Hank Paulson, the former US Treasury Secretary who helped transform the 2008 crash from a temporary crisis into a long-running, still-unresolved disaster, has now turned his expertise to the subject of climate change.In a lengthy editorial for the New York Times, he declares:
I was secretary of the Treasury when the credit bubble burst, so I think it’s fair to say that I know a little bit about risk, assessing outcomes and problem-solving. Looking back at the dark days of the financial crisis in 2008, it is easy to see the similarities between the financial crisis and the climate challenge we now face.
This is a bit like the Captain of the Titanic returning from his watery grave to tell us: "Trust me. I have experience of managing disasters. That's why I'm just the man you want to appoint as the next head of the Federal Reserve." Except not quite as ridiculous as Paulson's claim, obviously.
Here, in more detail, is what is wrong with Paulson's piece.
"We must not lose sight of the profound economic risks of doing nothing."
There's a desperate logical fallacy, here, Hank - and you, of all people, ought to be able to see it. You talk about the "economic risks of doing nothing." But what if the economic risks of doing something are even greater? C'mon, Hank. You should know. You were the guy who used trillions of tax dollars to bail out the zombie banks, with effects we are still ruining to this day. Still, your old pals at Goldman Sachs must love you very much.
"The solution can be a fundamentally conservative one that will empower the marketplace to find the most efficient response. We can do this by putting a price on emissions of carbon dioxide — a carbon tax. Few in the United States now pay to emit this potent greenhouse gas into the atmosphere we all share. Putting a price on emissions will create incentives to develop new, cleaner energy technologies."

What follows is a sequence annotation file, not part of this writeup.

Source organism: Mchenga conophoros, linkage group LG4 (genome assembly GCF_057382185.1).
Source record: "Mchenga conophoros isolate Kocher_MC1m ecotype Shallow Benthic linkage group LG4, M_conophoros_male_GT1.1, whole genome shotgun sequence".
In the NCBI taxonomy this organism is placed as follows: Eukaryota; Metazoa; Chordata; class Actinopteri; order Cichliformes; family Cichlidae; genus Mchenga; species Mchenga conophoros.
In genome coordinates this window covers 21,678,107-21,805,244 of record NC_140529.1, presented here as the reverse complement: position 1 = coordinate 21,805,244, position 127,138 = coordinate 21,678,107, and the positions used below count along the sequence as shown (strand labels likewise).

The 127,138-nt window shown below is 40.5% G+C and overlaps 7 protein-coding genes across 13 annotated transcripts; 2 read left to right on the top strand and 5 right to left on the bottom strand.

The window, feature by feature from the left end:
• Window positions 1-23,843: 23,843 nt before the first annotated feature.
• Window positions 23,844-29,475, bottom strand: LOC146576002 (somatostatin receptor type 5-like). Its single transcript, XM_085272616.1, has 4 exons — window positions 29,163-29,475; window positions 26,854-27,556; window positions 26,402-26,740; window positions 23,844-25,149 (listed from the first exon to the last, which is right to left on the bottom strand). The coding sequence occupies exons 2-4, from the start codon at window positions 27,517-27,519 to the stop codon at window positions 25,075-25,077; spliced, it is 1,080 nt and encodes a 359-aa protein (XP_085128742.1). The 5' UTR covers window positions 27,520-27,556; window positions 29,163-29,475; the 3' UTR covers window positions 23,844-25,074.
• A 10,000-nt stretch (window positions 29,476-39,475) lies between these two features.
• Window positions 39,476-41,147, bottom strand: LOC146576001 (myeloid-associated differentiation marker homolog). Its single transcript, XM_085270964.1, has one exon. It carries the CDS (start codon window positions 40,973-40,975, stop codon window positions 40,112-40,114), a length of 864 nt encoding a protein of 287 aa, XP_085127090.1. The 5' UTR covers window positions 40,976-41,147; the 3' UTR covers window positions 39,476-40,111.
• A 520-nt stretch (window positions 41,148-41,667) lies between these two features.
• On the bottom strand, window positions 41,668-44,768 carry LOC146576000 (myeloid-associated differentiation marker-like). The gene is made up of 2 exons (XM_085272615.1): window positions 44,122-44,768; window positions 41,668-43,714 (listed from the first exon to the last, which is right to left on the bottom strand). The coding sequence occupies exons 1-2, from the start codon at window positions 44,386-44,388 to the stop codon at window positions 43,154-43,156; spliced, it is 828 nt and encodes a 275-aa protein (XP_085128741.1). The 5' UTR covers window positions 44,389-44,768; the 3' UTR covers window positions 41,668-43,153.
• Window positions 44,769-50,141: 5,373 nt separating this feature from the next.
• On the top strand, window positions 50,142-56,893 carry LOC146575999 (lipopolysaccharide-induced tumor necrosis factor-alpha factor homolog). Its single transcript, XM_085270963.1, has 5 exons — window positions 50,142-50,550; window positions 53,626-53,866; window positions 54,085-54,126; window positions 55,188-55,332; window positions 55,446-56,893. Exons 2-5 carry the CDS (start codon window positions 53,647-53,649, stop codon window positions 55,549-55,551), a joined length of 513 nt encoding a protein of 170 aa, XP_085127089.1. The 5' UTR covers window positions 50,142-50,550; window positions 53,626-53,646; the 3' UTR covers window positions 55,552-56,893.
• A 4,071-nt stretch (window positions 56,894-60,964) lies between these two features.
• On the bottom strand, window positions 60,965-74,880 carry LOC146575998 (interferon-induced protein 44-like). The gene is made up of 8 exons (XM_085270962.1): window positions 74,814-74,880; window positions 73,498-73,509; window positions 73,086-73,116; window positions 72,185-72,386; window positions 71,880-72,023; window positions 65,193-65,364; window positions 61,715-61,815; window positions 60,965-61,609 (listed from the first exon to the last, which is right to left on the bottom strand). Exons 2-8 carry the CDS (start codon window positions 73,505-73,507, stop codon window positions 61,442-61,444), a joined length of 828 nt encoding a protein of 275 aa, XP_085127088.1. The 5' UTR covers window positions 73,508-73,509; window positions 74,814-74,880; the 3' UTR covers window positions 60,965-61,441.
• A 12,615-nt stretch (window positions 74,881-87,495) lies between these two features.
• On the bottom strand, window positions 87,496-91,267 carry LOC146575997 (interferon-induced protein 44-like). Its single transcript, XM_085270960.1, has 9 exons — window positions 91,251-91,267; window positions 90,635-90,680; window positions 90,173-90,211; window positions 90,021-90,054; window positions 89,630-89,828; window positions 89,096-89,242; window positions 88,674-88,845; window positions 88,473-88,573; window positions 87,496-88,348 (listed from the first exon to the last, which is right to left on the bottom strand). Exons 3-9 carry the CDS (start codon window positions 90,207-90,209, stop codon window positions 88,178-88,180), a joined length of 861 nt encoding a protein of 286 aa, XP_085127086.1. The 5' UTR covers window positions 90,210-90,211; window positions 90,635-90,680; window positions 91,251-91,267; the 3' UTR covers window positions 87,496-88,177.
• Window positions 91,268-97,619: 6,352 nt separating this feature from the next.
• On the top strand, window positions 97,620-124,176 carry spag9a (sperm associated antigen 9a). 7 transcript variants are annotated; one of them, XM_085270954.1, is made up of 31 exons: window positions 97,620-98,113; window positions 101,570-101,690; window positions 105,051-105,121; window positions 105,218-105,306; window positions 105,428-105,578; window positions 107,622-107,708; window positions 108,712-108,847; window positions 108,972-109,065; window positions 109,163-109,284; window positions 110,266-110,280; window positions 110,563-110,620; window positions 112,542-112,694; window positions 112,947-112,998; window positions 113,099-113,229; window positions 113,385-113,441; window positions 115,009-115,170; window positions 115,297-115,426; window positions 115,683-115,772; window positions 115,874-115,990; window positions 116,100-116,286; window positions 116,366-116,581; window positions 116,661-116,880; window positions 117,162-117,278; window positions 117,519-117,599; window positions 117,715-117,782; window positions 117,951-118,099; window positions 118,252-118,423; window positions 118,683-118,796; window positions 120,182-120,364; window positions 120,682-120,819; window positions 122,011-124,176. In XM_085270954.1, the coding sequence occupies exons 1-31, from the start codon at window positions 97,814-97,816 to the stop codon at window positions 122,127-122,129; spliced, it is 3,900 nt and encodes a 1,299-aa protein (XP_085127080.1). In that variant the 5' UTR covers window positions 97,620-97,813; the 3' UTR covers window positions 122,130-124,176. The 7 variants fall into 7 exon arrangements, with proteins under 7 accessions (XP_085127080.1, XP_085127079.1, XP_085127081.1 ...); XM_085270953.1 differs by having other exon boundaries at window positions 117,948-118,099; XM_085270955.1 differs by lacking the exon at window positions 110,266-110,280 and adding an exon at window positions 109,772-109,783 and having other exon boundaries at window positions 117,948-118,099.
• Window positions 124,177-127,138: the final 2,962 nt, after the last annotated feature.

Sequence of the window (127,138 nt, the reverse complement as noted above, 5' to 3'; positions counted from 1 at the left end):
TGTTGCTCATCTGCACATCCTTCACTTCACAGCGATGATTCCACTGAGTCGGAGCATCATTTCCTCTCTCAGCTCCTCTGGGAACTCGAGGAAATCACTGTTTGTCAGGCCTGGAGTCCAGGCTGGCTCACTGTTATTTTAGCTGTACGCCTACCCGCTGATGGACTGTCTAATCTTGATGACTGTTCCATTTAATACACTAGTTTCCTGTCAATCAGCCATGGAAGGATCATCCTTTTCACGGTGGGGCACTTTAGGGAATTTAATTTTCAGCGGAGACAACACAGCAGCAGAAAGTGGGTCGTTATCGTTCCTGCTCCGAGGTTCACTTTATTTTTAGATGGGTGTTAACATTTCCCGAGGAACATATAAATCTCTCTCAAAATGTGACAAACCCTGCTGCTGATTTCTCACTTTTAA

This position you outline: it is not a conservative one. Conservatives do not believe in higher taxes; conservatives do not believe that governments can pick winners or, as you weasellishly put it, "empower the marketplace". Maybe it's time you and you had a serious chat about this with David L Brooks in the New York Times canteen. If you both joined the Democrats together, they might give you a two for the price of one deal.
Read the whole thing if you can...Breitbart's commentary does make it palatable. For those of you who don't know, Man Bear Pig is a reference to Al Gore and a South Park Episode that made fun of him.
The Republican who wasn't is of course Hank Paulson. He claims to be a republican though no one has seen any evidence of that but then he's just one among many elite aristocrats who are merely acting on the world's stage.
You have played your part well...Mr. Paulson, the exit is stage left...